My supervisor asked me to start writing my first scientific journal publication. This task has been weighing down on me. My friend said that it should be fairly easy as writing, supposedly, comes easy to me. Scientific writing is different.
If I had to describe my work in literary terms I might say:
" It was the day of culmination! All those hours of fruitless labour, the hour, the moment in fact, of truth had arrived. I put in the sample and it glowed almost with a surreal aura about it. The laser beam was almost a pure Gaussian and the image was the stuff dreams were made of. 15 minutes passed by like an eternity and finally it was time to get the numbers! One by one, like the pieces of a puzzle, it all came together to complete the picture of non-linearity!"
And then maybe I could put some numbers in for those that cared. But of course no self-respecting scientific journal peer review group is going to look at that and say 'wow! she has really brought out the essence of that experiment'! My 'paper' will be duly deposited in the recycle bin.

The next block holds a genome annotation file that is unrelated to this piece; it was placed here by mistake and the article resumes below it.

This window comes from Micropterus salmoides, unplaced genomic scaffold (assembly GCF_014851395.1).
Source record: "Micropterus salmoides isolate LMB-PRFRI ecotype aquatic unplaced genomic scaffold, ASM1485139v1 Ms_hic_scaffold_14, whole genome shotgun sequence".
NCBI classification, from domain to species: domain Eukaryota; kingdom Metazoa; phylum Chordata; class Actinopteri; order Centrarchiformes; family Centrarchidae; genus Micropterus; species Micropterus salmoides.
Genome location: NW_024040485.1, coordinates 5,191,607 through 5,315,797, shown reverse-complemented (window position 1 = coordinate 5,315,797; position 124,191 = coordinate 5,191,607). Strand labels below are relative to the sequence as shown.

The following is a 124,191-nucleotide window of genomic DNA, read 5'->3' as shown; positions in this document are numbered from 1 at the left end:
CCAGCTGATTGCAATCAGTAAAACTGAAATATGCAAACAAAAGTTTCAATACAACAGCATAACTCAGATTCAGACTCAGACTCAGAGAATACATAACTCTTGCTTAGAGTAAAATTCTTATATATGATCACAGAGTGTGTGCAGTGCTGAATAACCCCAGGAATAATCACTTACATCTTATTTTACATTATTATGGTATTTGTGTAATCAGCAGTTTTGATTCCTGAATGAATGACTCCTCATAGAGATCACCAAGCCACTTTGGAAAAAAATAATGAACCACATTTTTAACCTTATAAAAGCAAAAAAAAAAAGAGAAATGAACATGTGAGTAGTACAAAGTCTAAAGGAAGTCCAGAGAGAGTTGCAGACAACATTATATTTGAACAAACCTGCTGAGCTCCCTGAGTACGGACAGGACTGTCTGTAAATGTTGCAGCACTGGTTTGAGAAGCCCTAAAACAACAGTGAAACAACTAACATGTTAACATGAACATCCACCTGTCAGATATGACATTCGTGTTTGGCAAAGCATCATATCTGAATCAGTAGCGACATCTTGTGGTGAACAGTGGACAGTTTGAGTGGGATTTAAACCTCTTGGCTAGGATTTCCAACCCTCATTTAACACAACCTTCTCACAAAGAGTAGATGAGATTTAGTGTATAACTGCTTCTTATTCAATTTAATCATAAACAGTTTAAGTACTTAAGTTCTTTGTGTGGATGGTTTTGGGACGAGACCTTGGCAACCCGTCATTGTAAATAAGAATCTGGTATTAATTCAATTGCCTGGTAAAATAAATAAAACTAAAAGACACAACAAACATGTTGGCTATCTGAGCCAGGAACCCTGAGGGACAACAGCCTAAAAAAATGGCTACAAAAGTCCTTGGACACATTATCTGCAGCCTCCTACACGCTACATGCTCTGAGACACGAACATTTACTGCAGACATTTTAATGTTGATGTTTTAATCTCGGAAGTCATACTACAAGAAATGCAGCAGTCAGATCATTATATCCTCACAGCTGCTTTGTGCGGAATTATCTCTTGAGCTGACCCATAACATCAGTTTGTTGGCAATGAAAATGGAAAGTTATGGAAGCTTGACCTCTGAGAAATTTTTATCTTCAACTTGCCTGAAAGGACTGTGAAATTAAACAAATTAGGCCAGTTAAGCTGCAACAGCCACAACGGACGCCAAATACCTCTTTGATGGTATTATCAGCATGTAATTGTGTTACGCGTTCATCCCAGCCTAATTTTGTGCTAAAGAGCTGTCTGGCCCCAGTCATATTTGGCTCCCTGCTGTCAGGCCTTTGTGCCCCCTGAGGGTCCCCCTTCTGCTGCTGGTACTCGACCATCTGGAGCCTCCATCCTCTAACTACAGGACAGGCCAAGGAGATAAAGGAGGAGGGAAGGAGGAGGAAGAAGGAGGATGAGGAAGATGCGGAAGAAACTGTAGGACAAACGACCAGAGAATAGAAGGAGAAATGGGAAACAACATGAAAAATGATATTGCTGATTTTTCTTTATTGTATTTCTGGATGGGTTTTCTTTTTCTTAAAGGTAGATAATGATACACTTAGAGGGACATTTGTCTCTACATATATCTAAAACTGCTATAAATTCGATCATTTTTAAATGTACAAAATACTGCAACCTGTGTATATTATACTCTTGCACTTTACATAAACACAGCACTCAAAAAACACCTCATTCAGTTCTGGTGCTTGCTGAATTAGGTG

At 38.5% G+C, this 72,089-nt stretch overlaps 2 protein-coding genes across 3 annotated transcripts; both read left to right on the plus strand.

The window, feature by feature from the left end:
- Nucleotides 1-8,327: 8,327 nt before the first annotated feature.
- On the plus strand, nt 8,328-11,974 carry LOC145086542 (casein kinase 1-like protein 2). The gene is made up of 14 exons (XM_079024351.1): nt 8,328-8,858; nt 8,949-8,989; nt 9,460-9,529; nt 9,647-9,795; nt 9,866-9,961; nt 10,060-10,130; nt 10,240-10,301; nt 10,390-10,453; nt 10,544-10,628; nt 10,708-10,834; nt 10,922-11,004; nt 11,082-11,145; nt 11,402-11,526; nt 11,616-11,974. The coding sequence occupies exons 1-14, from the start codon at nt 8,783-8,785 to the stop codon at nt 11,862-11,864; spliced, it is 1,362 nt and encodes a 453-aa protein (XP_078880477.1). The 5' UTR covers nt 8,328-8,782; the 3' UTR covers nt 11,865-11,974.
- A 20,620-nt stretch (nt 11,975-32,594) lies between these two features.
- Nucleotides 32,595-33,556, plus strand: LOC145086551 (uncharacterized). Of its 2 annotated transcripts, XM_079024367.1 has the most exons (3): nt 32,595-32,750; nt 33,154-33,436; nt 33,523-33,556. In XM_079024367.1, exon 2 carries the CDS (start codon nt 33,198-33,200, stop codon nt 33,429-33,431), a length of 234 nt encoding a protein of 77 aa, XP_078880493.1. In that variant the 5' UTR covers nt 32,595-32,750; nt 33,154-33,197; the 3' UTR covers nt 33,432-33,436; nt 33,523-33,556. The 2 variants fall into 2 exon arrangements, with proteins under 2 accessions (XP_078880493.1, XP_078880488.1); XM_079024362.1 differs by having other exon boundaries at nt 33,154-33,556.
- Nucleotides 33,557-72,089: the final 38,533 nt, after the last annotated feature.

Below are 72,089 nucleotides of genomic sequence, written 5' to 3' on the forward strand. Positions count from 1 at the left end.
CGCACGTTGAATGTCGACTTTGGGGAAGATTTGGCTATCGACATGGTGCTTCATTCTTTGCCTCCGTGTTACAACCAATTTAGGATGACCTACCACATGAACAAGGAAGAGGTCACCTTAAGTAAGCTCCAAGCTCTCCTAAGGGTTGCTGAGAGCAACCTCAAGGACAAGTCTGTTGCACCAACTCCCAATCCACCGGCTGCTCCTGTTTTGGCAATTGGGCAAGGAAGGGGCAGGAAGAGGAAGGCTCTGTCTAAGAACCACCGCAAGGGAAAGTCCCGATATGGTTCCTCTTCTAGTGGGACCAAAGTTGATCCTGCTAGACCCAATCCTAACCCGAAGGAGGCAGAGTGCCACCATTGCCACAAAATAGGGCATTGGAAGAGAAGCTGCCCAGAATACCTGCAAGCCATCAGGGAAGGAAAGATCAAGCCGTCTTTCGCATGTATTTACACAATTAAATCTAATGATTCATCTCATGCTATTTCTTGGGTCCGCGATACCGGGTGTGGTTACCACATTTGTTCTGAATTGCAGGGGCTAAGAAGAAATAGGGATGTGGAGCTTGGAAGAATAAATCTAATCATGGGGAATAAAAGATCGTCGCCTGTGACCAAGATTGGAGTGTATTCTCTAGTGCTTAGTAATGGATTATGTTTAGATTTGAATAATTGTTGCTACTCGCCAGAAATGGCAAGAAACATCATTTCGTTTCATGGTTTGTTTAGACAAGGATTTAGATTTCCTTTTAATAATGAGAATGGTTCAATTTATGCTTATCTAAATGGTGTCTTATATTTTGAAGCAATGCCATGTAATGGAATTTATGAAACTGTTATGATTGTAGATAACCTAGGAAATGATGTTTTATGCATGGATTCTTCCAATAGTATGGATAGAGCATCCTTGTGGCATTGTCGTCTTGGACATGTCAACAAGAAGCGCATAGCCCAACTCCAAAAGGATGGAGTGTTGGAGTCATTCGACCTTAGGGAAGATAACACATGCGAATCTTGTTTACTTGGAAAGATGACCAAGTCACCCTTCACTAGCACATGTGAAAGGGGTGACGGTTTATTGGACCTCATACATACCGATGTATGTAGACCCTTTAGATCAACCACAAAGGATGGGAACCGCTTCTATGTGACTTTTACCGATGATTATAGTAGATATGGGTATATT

Hence, I need to be dreary and account painstakingly all the dull details such as beam width and laser frequency. I cannot use flowery language to describe the beauty of the laser light but rather I must speak precisely about its wavelength and rep rate!
Alas! the woes of scientific study. I never cease to pity these scientific types for missing out on the beauty of language - what the Journal of Applied Physics would be were I to write it!